Acute influenza infection has been reported to be associated with neurological symptoms. However, the long-term consequences of an infection with neurotropic and non-neurotropic influenza A virus (IAV) variants for the CNS remain elusive. We can show that spine loss in the hippocampus after infection with neurotropic H7N7 (rSC35M) and non-neurotropic H3N2 (maHK68) in female C57BL/6 mice persists well beyond the acute phase of the disease. Although spine number was significantly reduced at 30 d postinfection (dpi) with H7N7 or H3N2, full recovery could only be observed much later at 120 dpi. Infection with H1N1 virus, which was shown previously to affect spine number and hippocampus-dependent learning acutely, had no significant long-term effects. Spine loss was associated with an increase in the number of activated microglia, reduced long-term potentiation in the hippocampus, and impairment in spatial memory formation, indicating that IAV-associated inflammation induced functional and structural alterations in hippocampal networks. Transcriptome analyses revealed regulation of many inflammatory and neuron- and glia-specific genes in H3N2- and H7N7-infected mice at day 18 and in H7N7-infected mice at day 30 pi that related to the structural and functional alterations. Our data provide evidence that neuroinflammation induced by neurotropic H7N7 and infection of the lung with a non-neurotropic H3N2 IAV result in long-term impairments in the CNS. IAV infection in humans may therefore not only lead to short-term responses in infected organs, but may also trigger neuroinflammation and associated chronic alterations in the CNS.SIGNIFICANCE STATEMENT In the acute phase of influenza infection, neuroinflammation can lead to alterations in hippocampal neuronal morphology and cognitive deficits. The results of this study now also provide evidence that neuroinflammation induced by influenza A virus (IAV) infection can induce longer-lasting, virus-specific alterations in neuronal connectivity that are still detectable 1 month after infection and are associated with impairments in spatial memory formation. IAV infection in humans may therefore not only lead to short-term responses in infected organs, but may also trigger neuroinflammation and associated chronic alterations in the CNS.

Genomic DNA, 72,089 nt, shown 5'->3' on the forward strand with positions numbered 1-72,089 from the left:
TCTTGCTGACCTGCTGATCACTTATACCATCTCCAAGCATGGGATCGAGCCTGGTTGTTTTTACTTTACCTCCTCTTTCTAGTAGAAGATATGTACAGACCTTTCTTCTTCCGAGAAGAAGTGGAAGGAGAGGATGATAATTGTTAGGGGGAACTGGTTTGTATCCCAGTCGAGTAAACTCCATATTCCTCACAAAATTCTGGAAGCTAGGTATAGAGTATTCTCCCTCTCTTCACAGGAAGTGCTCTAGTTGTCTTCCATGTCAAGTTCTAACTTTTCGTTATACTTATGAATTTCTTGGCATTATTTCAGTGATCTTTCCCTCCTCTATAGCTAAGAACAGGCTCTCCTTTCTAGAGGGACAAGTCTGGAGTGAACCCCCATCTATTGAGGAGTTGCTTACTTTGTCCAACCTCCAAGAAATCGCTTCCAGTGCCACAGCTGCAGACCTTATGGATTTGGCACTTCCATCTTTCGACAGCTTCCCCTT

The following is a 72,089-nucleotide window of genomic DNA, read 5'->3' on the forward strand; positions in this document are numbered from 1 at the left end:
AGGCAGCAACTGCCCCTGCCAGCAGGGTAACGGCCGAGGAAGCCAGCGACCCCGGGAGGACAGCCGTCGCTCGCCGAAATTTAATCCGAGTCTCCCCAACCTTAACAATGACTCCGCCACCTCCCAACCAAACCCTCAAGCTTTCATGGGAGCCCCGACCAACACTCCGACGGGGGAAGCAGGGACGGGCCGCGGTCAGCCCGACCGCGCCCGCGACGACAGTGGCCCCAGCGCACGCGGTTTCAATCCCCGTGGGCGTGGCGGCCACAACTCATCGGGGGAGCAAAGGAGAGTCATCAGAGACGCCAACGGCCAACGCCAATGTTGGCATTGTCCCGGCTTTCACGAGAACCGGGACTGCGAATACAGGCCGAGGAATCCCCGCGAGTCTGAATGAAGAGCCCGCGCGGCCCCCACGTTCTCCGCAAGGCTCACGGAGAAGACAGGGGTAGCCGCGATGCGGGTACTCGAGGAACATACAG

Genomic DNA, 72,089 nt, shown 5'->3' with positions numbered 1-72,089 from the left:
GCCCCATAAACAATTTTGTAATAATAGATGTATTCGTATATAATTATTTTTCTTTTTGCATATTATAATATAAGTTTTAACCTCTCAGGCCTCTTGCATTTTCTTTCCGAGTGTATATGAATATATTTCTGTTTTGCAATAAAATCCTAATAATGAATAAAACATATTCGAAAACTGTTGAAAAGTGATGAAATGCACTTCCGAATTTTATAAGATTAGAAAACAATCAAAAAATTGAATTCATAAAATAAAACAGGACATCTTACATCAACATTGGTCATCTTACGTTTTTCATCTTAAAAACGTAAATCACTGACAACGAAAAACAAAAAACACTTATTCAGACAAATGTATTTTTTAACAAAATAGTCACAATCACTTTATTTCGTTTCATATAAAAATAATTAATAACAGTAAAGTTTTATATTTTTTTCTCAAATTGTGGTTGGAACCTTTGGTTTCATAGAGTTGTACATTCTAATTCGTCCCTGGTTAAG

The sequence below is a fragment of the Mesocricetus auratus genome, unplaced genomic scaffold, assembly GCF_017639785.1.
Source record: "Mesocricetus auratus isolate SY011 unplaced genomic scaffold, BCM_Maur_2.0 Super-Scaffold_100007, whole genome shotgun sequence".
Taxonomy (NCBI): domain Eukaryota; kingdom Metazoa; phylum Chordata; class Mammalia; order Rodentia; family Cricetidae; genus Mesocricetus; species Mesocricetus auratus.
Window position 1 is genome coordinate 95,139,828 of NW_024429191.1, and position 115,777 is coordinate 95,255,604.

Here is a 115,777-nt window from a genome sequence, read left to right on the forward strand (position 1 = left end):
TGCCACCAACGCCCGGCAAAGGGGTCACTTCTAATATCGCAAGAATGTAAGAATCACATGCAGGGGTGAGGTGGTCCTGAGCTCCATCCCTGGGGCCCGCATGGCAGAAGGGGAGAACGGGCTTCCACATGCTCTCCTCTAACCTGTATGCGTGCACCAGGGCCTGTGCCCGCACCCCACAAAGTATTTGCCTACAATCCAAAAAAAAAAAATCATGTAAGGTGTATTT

• Type I Interferon Receptor Signaling in Astrocytes Regulates Hippocampal Synaptic Plasticity and Cognitive Function of the Healthy CNS.

      Hosseini, Shirin; Michaelsen-Preusse, Kristin; Grigoryan, Gayane; Chhatbar, Chintan; Kalinke, Ulrich; Korte, Martin; HZI,Helmholtz-Zentrum für Infektionsforschung GmbH, Inhoffenstr. 7,38124 Braunschweig, Germany.
      Type I interferon receptor (IFNAR) signaling is a hallmark of viral control and host protection. Here, we show that, in the hippocampus of healthy IFNAR-deficient mice, synapse number and synaptic plasticity, as well as spatial learning, are impaired. This is also the case for IFN-β-deficient animals. Moreover, antibody-mediated IFNAR blocking acutely interferes with neuronal plasticity, whereas a low-dose application of IFN-β has a positive effect on dendritic spine structure. Interfering with IFNAR signaling in different cell types shows a role for cognitive function and synaptic plasticity specifically mediated by astrocytes. Intriguingly, levels of the astrocytic glutamate-aspartate transporter (GLAST) are reduced significantly upon IFN-β treatment and increase following inhibition of IFNAR signaling. These results indicate that, besides the prominent role for host defense, IFNAR is important for synaptic plasticity as well as cognitive function. Astrocytes are at the center stage of this so-far-unknown signaling cascade.